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Campus board vs Moon board


Original Post
Mark E Dixon · · Sprezzatura, Someday · Joined Nov 2007 · Points: 549

Curious if anybody has some thoughts on their relative merits.

I tend to hit a plateau pretty quickly on the campus board and have never really been convinced it helps my climbing. Although I do enjoy it.

I can finally get off the ground on the Moon board and was thinking about dropping  campusing for it.

Don't think I have enough recovery ability to do both.

Charlie S · · Ogden, UT · Joined Aug 2007 · Points: 1,546

I've largely replaced campusing with a Moon Board, mostly for skin issues (the campus board consistently splits my skin).  They both train power, though the Moon Board I'd argue is more specific to climbing.  Be mindful of left-right balance and find problems which complement each side.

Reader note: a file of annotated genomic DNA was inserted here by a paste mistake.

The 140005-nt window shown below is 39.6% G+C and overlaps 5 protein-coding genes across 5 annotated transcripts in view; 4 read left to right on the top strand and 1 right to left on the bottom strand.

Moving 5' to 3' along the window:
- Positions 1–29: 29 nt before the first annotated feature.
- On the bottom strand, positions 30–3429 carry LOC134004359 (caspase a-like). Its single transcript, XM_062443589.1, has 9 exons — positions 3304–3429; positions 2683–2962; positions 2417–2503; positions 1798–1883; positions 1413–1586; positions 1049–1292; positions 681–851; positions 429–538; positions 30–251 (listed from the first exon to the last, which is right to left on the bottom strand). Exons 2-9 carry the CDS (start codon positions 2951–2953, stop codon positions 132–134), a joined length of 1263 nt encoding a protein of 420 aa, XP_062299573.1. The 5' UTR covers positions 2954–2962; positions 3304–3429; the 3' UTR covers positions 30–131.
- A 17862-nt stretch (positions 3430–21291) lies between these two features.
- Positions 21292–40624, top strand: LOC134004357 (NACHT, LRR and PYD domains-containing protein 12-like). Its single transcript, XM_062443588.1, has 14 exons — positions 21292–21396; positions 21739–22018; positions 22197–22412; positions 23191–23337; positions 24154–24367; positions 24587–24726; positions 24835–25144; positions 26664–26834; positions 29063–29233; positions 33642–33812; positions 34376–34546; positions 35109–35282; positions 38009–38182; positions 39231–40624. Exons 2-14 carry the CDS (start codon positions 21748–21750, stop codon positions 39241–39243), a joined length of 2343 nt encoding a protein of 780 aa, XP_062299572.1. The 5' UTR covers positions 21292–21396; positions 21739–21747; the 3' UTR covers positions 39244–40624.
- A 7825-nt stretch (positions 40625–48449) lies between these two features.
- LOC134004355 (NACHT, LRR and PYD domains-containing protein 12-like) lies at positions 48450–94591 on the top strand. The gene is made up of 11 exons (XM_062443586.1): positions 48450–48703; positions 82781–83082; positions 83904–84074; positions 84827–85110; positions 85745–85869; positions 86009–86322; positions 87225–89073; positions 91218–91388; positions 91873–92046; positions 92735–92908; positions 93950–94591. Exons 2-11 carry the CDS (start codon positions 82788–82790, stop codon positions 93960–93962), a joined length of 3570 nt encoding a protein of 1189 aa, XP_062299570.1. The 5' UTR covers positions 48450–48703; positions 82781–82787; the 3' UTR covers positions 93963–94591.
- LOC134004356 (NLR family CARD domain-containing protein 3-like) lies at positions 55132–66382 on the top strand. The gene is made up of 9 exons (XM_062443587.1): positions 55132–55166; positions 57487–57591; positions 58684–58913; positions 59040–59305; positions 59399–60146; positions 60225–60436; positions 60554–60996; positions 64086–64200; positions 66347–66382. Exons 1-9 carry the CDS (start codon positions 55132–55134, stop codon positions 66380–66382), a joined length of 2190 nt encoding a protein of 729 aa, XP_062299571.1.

The campus board is great if you have a hard time just "letting go" during your climbing, and it's very easy to quantify progress.

In a perfect world, a mixture of both is probably a good idea.

Nivel Egres · · New York, NY · Joined Dec 2014 · Points: 130
Mark E Dixon wrote:

I can finally get off the ground on the Moon board and was thinking about dropping  campusing for it.

I have not been on one for a while, but last I did, it felt like a perfect sport-specific power workout. Really wish we had one around here.

David Kerkeslager · · Brooklyn, NY · Joined Jan 2017 · Points: 55
Nivel Egres wrote:

I have not been on one for a while, but last I did, it felt like a perfect sport-specific power workout. Really wish we had one around here.

Rumor has it the new Steep Rock location will have a Moon Board. I'm not sure the validity of that rumor, but I've heard it from more than one person.

Nivel Egres · · New York, NY · Joined Dec 2014 · Points: 130
David Kerkeslager wrote:

Rumor has it the new Steep Rock location will have a Moon Board. I'm not sure the validity of that rumor, but I've heard it from more than one person.